Opening the concert is Beethoven’s Trio in Bb Major, Op. 11, written in 1797. The piece was originally written for clarinet, cello and piano, but Beethoven, always eager to earn more money, published the piece with an alternative violin part to increase sales. This is the version that has become the most popular in performances today. In our concert, we will be featuring ASO Concertmaster Eliezer Gutman, Violin; Acting Principal Cello Jameson Platte, and ASO Pianist Michael Toth.
The Trio was nicknamed the “Gassenhauer Trio.” The word “Gasse” in German means an “alley” or lane, and is used in reference to songs sung or whistled by workers or people in the streets. The trio’s last movement is a set of variations on a popular tune at that time called “Pria ch’io l’impegno” (“Before I go to work, I must have something to eat.”) from an opera by Joseph Weigl. So in his own way, Beethoven was bringing people together around his music, by using and quoting other people’s music that was popular.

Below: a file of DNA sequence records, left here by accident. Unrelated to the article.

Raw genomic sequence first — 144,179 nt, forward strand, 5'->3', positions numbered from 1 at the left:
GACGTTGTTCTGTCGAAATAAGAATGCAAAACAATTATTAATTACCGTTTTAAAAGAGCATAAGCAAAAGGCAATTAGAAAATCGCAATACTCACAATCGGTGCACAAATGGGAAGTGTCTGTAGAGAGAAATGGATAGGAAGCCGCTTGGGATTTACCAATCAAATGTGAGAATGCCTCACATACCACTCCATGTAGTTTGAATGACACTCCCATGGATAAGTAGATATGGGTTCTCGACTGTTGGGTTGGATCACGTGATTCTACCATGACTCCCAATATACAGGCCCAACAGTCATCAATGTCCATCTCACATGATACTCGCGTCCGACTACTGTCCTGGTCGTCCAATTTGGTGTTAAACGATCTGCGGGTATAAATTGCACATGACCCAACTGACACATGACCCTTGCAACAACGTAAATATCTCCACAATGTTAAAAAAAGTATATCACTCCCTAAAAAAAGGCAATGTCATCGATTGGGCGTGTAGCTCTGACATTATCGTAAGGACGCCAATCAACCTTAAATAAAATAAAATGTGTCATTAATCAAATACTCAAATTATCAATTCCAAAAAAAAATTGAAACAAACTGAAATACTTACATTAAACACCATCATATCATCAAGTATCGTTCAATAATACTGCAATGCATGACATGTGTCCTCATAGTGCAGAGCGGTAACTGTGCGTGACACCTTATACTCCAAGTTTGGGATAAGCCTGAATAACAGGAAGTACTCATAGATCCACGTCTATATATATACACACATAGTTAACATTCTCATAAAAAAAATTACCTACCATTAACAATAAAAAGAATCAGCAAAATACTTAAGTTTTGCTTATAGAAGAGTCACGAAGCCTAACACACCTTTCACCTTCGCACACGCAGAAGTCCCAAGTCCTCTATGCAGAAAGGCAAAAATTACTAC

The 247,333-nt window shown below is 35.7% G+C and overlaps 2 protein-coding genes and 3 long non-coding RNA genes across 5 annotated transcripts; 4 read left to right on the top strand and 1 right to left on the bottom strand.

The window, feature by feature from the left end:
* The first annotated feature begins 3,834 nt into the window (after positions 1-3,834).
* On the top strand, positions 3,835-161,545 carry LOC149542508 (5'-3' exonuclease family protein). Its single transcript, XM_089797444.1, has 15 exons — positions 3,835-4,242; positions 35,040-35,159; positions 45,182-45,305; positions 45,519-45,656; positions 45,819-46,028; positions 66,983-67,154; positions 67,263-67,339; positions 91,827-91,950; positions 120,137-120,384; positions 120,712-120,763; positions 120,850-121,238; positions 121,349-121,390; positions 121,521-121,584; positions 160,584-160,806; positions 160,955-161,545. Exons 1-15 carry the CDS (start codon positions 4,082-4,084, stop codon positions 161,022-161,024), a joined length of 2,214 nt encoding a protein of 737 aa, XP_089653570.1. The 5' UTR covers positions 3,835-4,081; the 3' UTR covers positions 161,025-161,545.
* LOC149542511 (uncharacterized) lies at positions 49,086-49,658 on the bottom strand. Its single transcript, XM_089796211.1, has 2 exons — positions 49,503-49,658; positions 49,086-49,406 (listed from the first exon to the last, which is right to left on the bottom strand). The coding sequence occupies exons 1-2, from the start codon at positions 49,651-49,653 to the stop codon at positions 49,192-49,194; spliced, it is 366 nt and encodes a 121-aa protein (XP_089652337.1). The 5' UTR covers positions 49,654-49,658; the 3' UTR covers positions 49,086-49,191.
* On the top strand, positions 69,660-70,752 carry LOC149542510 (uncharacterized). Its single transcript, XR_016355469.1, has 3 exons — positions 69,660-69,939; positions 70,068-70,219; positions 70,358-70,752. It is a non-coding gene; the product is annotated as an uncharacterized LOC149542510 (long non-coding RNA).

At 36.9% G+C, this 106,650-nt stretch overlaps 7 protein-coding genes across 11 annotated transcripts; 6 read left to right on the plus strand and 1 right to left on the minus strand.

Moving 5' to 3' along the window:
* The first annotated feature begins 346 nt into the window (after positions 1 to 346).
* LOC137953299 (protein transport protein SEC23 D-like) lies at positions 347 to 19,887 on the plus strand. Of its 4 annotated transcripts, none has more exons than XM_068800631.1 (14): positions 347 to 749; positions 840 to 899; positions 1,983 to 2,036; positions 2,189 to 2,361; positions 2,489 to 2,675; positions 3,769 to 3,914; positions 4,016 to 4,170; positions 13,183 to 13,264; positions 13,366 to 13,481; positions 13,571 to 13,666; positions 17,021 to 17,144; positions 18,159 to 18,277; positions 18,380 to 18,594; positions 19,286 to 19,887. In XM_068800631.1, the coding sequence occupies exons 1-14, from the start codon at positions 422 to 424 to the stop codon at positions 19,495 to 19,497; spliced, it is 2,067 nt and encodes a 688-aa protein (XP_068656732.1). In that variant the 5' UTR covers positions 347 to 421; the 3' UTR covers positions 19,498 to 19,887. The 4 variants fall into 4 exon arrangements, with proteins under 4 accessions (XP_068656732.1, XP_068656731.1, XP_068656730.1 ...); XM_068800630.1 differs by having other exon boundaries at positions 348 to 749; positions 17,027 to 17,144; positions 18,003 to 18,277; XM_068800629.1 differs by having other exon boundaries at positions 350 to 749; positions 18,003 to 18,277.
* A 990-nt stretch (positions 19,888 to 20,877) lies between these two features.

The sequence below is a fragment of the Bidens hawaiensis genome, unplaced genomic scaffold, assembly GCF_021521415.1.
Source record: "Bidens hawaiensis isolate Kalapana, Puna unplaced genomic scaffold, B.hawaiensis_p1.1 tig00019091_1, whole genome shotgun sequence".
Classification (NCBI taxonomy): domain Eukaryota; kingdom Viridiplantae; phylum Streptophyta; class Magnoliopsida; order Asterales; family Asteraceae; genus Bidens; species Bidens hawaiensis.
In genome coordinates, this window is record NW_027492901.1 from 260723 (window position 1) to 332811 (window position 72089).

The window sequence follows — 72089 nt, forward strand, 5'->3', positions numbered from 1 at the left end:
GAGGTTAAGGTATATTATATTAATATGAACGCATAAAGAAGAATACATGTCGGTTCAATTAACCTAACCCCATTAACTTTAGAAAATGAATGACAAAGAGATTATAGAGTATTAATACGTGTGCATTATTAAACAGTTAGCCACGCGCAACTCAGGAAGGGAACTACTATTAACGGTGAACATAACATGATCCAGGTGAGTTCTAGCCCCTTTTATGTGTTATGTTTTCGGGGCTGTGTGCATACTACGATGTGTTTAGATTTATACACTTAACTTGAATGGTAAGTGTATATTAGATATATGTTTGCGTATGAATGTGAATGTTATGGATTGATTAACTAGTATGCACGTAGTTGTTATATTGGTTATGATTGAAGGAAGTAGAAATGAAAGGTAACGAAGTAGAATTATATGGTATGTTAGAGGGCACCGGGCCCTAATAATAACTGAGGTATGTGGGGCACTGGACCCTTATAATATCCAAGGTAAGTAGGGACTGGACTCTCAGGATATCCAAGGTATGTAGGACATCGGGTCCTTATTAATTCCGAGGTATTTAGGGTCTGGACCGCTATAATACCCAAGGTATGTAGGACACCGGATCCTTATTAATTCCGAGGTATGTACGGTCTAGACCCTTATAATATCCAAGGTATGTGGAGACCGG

The other piece in the concert is the famous Septet in Eb Major, Op. 20 that Beethoven wrote in 1799. During Beethoven’s time, serenades and divertimentos were popular music for the wealthy. Successful composers regularly wrote music for parties, dinners and special events.
The Septet, written for violin, viola, cello, bass, clarinet, horn and bassoon, was first performed at the Royal Imperial Court Theatre at a benefit concert for Beethoven. The piece is separated into six sections or movements. It is light and entertaining and reminiscent of the style of Mozart and Haydn.
In one of the movements of the Septet, Beethoven quotes from an earlier Piano Sonata that he wrote, and in another movement, we find him borrowing and incorporating a German folk song. I am sure that these melodies were familiar to audience members and they probably smiled and commented as they heard them within his piece.